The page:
"The context of a growing European Union, in which Germany de-facto plays the leading role, but is not obliged to declare it, was not only comfortable for the Germans but irreplaceable. The crises in European integration that became noticeable about 10 years ago were perceived by Germany as an existential threat. Internal organization problems, for example foreign currency deficit and other similar issues were successfully solved within EU internal procedures. The turning point was a clash with the outside world, which, as it turns out, did not go where the EU expected following the 'Cold War'. Contact between the rest of the world and the EU's 'post-historical' little world was the last blow to the EU – and a complete shock for Germany. Three events in the last 5 years, the situation in Ukraine, the migration influx, and America's U-turn with Trump forced the EU to doubt whether the reality in which the European Union wants to live is realistic (recalling the statement by Merkel in 2014 in which she said that Putin lived in a different world, which at the time the chancellor considered non-existent). 
"In 2014, European regulatory and economic expansion, which was considered 'soft' but quite assertive, encountered a very tough geopolitical response from Russia. In 2016 the EU was swamped by waves of immigrants from former colonial territories on the [EU's] periphery - an event which destroyed the internal balance in the Union. The failure of Donald Trump to consider allied relations as a default given and America's transition to open pressure have forced Europe to sense its insecurity in an ever more dangerous world.
"The fate of the agreement on the Iranian nuclear program has become a turning point. And it is not Iran's business per se. Europe stands before dilemma. Make a point and swallow America's diktat, finally abandoning any lingering pretense of 'strategic autonomy' or refuse the conditions set by Washington, getting into political conflict with Washington and risking economic problems. Europe speaks about the inadmissibility of the first option, presumably saying enough we will not surrender. But at the same time the EU recognizes sotto voce that it has no means for influencing the United States, save for persuasion (which is absolutely useless).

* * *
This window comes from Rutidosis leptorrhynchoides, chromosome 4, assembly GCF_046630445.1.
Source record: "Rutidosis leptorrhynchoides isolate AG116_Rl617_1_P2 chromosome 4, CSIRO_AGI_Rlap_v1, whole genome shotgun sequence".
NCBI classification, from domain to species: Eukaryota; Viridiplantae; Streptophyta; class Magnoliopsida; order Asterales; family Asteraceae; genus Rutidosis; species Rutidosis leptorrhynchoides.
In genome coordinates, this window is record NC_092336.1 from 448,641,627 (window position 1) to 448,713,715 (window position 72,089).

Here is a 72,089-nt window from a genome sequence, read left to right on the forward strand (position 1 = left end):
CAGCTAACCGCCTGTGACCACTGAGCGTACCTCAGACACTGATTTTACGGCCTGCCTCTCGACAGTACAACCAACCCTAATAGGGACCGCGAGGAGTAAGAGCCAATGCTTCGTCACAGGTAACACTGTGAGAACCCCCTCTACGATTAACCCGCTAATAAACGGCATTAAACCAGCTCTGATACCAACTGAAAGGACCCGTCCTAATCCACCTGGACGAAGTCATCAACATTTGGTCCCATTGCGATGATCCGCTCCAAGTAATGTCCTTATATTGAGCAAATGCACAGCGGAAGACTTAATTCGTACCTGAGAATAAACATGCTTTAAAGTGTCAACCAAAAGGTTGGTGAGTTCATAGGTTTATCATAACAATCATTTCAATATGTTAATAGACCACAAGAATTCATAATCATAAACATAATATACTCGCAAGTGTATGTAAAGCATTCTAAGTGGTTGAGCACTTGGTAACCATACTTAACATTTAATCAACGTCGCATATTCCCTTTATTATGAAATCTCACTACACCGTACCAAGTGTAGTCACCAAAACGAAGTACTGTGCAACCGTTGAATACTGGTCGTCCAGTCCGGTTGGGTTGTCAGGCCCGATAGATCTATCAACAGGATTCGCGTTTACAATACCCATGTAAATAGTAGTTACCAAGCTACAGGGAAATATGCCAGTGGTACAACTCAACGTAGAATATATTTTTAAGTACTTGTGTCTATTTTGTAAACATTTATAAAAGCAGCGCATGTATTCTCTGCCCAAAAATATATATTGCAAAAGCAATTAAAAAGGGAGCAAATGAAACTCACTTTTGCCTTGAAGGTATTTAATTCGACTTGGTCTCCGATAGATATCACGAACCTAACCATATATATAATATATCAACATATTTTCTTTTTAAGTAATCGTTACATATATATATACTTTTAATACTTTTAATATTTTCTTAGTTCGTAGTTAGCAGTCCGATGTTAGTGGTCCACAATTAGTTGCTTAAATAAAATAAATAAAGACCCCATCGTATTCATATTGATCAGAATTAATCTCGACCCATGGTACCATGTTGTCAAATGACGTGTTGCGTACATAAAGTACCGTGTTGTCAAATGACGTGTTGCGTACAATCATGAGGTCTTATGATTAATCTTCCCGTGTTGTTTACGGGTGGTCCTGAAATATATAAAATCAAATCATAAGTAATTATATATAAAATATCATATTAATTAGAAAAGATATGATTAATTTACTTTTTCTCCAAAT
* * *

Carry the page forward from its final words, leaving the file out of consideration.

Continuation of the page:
"In 'Peace through strength', as proclaimed by Trump, power is understood in its most classical form, the very type which Europe and especially Germany wanted to abandon. It is now evident that out of all the European leaders none is more in alignment with this view than Emmanuel Macron. After all, France remains a nuclear power and possesses a certain potential for power. [This situation] has put Germany at a loss.
"In this new framework, relations with Russia should find a new meaning– EU independence from the U.S. in foreign policy, which by definition provides for active engagement with Russia, China, and the rest of the great non-Western states. However, Berlin is not yet ready for this serious course correction. In the first place, no matter what is said by German politicians about the inadmissibility of a Washington diktat, many of their generation educated in the all-powerful transatlantic spirit, cannot get this straight. Secondly, as mentioned earlier, the European Union's preservation of its unity is extremely important for Germany as a prerequisite for its political existence, and the EU has enough countries, which are guided solely by the idea of confrontation with Russia. That is unlikely to change, and even if it did it still would not work out."
See MEMRI Special Dispatch No. 7487, Russian-German Relations As Seen From Poland – Polish Newspaper 'Rzeczpospolita': When Trump Goes Away, We Will Be Left Facing Increasingly Pro-Russian Germans, May 24, 2018.
 Globalaffairs.ru, May 16, 2018.